Another dimension of Neonatal services that I learned all about during Smidge's hospital stint, was the incredulous hospital transfer system, Yes I learned all about what it feels like to have your babies' right to a hospital bed put to the bottom of the pile time and time again.
Happily oblivious to the financial restraints of the NHS, I had no idea it was every day practice to ferry vulnerable and sick babies up and down the country so they (and others) can access the care that they need.
In total, Smidge was transferred five times. What with hospitals these days all being providers of different levels of care, she was like goldilocks with the Porridge, always trying to find the hospital that was 'just right' for her.
By the time she was discharged, she'd completed a tour of the South West, putting in guest appearances at no less than four separate Intensive Care Units.
Each time a transfer was suggested, I would lovingly pack her a little suit case, with over sized nappies, her very own laundry bag and neatly stacked piles of freshly ironed incubator sheets, washed in her favourite detergent..Fairy non bio.
These sheets served multiple purposes for me. Not only was it nice for Smidge to have some level of continuity of care, but it made me feel like I was her Mum.
Another important function that the sheets served, to my way of thinking, was that they passed on subliminal messages to the nurses who were soon to become her carers.
These were the nurses at the other end of the transfers, the nurses I did not yet know and did not yet trust. These were the nurses who had never met my Smidge before, so I had to make a few things clear, through the suitcase of course.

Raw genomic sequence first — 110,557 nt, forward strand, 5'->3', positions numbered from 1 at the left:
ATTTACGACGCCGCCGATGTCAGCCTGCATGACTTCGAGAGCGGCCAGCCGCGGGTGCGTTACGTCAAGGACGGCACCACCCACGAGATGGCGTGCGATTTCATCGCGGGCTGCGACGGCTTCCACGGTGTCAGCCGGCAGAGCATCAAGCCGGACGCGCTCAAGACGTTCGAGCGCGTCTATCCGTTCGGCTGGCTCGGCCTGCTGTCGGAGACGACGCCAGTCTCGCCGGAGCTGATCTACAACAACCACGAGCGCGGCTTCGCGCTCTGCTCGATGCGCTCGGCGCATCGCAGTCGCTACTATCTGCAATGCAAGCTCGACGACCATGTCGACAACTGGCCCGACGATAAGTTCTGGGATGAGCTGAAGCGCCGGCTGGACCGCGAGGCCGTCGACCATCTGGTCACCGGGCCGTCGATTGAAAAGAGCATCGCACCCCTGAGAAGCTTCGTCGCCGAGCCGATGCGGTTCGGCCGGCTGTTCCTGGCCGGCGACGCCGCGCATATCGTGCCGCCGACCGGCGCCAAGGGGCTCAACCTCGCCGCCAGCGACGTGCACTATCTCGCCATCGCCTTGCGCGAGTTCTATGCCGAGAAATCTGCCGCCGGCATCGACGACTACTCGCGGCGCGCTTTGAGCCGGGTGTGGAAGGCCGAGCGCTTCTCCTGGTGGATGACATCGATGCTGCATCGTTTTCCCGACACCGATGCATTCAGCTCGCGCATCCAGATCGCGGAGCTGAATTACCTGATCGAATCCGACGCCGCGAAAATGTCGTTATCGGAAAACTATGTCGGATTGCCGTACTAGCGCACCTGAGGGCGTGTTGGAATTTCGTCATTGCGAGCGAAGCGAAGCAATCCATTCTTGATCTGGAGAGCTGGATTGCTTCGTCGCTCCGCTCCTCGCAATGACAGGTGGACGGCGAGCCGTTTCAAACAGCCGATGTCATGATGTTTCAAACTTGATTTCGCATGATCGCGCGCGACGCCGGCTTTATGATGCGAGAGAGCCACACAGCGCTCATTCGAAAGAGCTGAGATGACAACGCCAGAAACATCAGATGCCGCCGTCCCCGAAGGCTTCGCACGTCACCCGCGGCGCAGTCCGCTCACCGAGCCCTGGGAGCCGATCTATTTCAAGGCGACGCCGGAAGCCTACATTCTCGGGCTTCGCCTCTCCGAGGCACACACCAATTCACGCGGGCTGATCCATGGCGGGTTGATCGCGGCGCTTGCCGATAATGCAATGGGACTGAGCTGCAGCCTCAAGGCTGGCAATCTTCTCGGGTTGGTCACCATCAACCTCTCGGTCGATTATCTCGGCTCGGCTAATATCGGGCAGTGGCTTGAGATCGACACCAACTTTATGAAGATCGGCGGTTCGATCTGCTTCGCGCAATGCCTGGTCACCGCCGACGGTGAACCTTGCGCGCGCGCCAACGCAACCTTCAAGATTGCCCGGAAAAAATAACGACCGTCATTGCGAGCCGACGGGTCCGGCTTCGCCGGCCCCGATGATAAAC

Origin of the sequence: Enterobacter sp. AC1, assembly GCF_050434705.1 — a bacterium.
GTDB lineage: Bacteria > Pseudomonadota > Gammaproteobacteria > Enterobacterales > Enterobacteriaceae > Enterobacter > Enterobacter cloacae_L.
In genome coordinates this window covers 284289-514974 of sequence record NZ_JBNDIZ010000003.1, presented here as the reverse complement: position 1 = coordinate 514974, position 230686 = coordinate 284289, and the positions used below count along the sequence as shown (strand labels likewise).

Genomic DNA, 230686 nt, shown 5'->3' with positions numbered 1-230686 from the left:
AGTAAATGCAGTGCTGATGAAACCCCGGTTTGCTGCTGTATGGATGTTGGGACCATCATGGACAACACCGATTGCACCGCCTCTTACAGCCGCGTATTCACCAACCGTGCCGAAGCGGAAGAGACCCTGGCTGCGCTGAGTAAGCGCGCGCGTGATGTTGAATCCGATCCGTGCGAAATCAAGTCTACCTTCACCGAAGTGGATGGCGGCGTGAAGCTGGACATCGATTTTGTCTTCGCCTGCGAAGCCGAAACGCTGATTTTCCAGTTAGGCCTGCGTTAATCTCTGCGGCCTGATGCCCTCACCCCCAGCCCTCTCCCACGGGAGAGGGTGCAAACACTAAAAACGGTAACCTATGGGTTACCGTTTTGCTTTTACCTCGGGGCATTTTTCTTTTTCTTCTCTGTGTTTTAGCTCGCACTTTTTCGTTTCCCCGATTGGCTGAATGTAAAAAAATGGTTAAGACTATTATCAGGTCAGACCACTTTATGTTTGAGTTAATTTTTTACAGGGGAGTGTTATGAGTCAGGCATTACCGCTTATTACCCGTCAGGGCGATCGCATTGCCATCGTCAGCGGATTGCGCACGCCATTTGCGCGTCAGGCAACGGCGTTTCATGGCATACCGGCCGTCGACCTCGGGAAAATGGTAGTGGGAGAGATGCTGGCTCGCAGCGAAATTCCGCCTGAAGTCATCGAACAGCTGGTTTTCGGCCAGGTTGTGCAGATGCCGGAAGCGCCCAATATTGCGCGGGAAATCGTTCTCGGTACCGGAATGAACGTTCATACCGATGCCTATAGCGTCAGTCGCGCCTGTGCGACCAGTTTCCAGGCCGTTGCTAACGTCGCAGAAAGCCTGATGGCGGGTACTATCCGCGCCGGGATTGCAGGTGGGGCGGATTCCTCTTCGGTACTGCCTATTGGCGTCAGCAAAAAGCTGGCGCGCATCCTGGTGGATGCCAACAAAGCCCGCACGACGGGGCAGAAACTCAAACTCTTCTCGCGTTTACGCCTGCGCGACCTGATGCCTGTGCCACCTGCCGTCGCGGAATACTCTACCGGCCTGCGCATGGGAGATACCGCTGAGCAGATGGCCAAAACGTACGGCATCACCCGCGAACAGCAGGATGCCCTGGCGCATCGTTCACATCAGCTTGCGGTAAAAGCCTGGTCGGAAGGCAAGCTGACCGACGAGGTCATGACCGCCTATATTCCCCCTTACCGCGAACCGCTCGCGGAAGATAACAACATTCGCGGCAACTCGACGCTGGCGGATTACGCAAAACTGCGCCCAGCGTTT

The messages I sent were:
a) Smidge might need your medical support but she certainly doesn’t need your stupid sheets.
b) Smidge is a loved and cared for baby and anyone who comes in to contact with her better do the same.
c)There are routines and standards in place which must be adhered to, and now, you must find out from me, (Boss lady) what they are.
I think these reflections highlight the stressful nature of hospital transfers and the difficulty that I personally had moving to new environments.
Having said that I don't mean to come across as ungrateful, because as it's been pointed out to me many times before, just a few years ago, babies as premature as Smidge wouldn’t have been entitled to any help at all. But none the less, I cannot ignore the fact that vulnerable babies like her are having their lives put at further risk due to the financial restraints of the NHS.
You see, of the five hospital transfers that Smidge endured, Two were put in place not to ensure she received the right care level of care, but to make way for higher need, sicker or more local babies. That;s right, she was booted out, evicted, at less than 2lb in weight ..with feeding barely having been established.
A hospital transfer will take it's toll on any low birth weight baby, and sadly in Smidge' s case, it was all too much too soon and she ended up being referred to yet another surgical unit, once again hours from home. Of course by that point, the 'messages' were getting less and less subliminal by the day.
Any way, all of these marvellous issues and more are highlighted in the fabulous BLISS publication 'Weigh less, Worth less?' which makes a very interesting read, if, like me you've done the rounds!